Monday, June 23, 2008

Supreme Court denies AY eminent domain appeal; state case would be more of a long shot

The Supreme Court's decision, announced today, to reject the Atlantic Yards eminent domain case, Goldstein v. Pataki, is certainly a setback for project opponents, though the case was always a long shot.

Remember that the decision does not mean that the cases below were decided correctly, just that the appeal didnt present enough issues of law--conflicts in the interpretation of the 6/23/05 Kelo v. New London decision--to merit review.

Develop Don't Destroy Brooklyn indicates that it will organize a case to be filed in state court. That is surely more of a long shot than the federal case, but even that case might delay key elements of project--the acquisition of property via emiment domain and the opportunity to issue bonds for construction--by several months. Then again, some of the 11 plaintiffs in the federal case may feel increasing pressure to settle.

From the DDDB press release:
Our claims remain sound. New York State law, and the state constitution, prohibit the government from taking private homes and businesses simply because a powerful developer demands it. Yet, that is what has happened. Recent events have revealed that the public, and the Public Authorities Control Board were sold a bill of goods by Ratner and the Empire State Development Corporation. We now know that Ratner’s project will cost the public much more than it will ever receive," said lead attorney Matthew Brinckerhoff of Emery Celli Brinckerhoff & Abady LLP. "Now we will turn to the state courts to vindicate our rights."

Forest City Ratner statement

“We believe, and the courts have repeatedly agreed, that Atlantic Yards provides significant public benefits, including thousands of affordable homes and much needed jobs for Brooklyn," said Bruce Ratner of Forest City Ratner in a statement. "We are gratified that the Supreme Court has decided to put an end to this lawsuit. The opponents have now lost 20 court decisions relating to Atlantic Yards, and we are now one step closer to making these benefits a reality for the borough and the city.”

(NoLandGrab's scorecard is a little different. Note that the Supreme Court did not agree that AY "provides significant public benefits," as Forest City Ratner and Brooklyn Borough President Marty Markowitz assert.)

Some commentary from the Times

From the Times's CityRoom blog:
Lawyers for the mayor and other governmental defendants in the case argued that the project “serves multiple undisputed purposes,” including the transformation of blighted neighborhoods in Brooklyn. But in fact the area has already been rapidly gentrifying. Moreover, the faltering economy could slow down the construction of the project, doing what opponents of the project have so far failed to achieve in court.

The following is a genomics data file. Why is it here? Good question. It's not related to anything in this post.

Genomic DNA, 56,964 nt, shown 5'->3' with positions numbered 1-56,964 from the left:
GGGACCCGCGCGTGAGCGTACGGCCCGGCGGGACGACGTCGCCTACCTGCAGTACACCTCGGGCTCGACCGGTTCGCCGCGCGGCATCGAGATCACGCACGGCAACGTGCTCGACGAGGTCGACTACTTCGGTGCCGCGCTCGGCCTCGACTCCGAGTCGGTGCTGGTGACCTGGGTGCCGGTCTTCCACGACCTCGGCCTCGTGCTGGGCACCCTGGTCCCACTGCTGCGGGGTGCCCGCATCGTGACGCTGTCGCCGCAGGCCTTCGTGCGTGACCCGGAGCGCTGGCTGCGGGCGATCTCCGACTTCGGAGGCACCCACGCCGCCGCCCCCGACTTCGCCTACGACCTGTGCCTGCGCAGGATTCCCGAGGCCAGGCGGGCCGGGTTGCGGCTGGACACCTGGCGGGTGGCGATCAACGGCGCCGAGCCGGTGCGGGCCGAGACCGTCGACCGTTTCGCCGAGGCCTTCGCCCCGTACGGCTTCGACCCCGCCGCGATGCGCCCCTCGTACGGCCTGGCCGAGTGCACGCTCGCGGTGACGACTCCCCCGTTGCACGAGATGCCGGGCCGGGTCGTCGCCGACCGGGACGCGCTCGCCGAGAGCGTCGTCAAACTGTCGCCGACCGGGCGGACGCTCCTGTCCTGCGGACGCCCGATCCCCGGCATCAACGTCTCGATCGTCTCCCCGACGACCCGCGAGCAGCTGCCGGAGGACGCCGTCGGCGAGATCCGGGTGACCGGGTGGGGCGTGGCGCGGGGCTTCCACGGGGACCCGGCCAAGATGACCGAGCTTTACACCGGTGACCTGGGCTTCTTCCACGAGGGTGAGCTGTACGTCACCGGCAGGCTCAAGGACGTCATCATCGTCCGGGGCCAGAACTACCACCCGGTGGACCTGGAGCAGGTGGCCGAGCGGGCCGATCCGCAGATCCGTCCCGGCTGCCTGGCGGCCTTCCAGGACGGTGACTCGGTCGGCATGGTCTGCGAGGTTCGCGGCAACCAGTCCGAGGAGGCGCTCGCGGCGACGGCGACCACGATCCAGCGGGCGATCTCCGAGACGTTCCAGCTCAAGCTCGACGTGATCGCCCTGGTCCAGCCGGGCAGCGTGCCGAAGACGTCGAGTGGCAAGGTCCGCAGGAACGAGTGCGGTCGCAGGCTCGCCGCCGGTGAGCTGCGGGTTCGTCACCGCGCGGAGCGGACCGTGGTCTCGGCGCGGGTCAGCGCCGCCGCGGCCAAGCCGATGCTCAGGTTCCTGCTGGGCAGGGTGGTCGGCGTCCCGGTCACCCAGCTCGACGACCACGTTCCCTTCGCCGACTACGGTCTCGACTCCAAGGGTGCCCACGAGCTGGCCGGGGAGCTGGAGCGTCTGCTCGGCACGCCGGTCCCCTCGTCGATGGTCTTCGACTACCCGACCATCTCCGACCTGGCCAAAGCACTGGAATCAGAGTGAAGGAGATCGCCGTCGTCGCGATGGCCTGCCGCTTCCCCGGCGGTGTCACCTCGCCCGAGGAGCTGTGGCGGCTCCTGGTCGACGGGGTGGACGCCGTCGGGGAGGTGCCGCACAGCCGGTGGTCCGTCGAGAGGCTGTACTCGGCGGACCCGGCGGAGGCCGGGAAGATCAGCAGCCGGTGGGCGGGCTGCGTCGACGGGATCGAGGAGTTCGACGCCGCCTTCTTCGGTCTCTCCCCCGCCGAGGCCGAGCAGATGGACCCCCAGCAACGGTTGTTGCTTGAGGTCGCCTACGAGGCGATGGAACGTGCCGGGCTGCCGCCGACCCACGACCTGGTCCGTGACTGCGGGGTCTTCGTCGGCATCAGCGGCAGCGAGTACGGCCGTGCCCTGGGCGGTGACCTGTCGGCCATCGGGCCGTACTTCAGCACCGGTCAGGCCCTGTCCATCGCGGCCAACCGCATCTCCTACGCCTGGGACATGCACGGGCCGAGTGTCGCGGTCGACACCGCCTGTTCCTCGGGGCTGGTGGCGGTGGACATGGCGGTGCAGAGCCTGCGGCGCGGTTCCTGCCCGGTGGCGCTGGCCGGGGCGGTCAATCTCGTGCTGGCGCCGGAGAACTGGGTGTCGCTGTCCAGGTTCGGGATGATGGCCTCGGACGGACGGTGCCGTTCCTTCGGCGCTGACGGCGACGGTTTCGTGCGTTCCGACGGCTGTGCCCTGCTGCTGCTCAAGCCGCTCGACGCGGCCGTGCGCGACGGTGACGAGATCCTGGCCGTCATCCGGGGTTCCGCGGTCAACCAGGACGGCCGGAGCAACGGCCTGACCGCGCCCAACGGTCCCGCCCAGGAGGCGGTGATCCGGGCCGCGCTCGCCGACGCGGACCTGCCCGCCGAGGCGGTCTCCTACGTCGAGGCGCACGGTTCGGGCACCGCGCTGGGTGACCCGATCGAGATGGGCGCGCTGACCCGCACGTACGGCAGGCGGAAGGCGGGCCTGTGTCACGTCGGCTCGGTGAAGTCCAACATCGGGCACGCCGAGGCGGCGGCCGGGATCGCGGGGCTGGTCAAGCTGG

(Emphasis added)

In other words, Atlantic Yards is a little different from some other blight cases, where "the fabric of a community is shot to hell," in the words of Penn planning professor Lynne Sagalyn.

More pressures

Beyond the efforts by plaintiffs, an appeal in the state case challenging the environmental review is pending for oral argument in September. Another state case filed on behalf of footprint tenants by attorney George Locker was heard this morning. So it's hardly certain that arena construction, as promised by developer Bruce Ratner, would begin later this year.

Additionally, in the past weeks, another potential stumbling block has emerged: the availability of tax-exempt bonds for the arena. Should the Internal Revenue Service not grandfather in the Atlantic Yards arena under regulations its own chief counsel admits are a loophole, that would raise the cost of borrowing.

Reading the tea leaves

Note that Supreme Court Justice Samuel Alito, one of the most conservative of justices, would have granted the petition, which is an unusual public statement--but none of the other three conservative justices joined him. Does that mean that he alone thinks the case was wrongly decided? No. Does that mean that he alone thinks the conflict with other cases was significant? More likely.

Then again, it could mean that Alito--who replaced Justice Sandra Day O'Connor, who wrote the Kelo dissent--wanted his shot at an eminent domain decision. On the SCOTUS blog, Lyle Denniston suggested that Alito is a new ally for those who seek to protect property rights. True, but he had replaced an ally, so that's probably a wash.

2 comments:

  1. So is this judgement the "final nail" so to speak?

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  2. I am thinking of the exchange that ends “Harry Potter and the Order the Phoenix” now playing on Brooklyn’s HBO.

    Harry Potter: I've been thinking about something Dumbledore said to me.
    Hermione Granger: What's that?
    Harry Potter: That even though we've got a fight ahead of us, we've got one thing that Voldemort doesn't have.
    Ron Weasley: Yeah?
    Harry Potter: Something worth fighting for.

    We may have a fight ahead of us but we have a thriving vibrant Brooklyn that we love and people who treat each other honestly and with respect.

    Ratner has only money to pursue and as he will only get it by taking it from those to whom it truly belongs and those who can use it better he will never have the composited fractions of a soul with which he will be able to enjoy it.

    ReplyDelete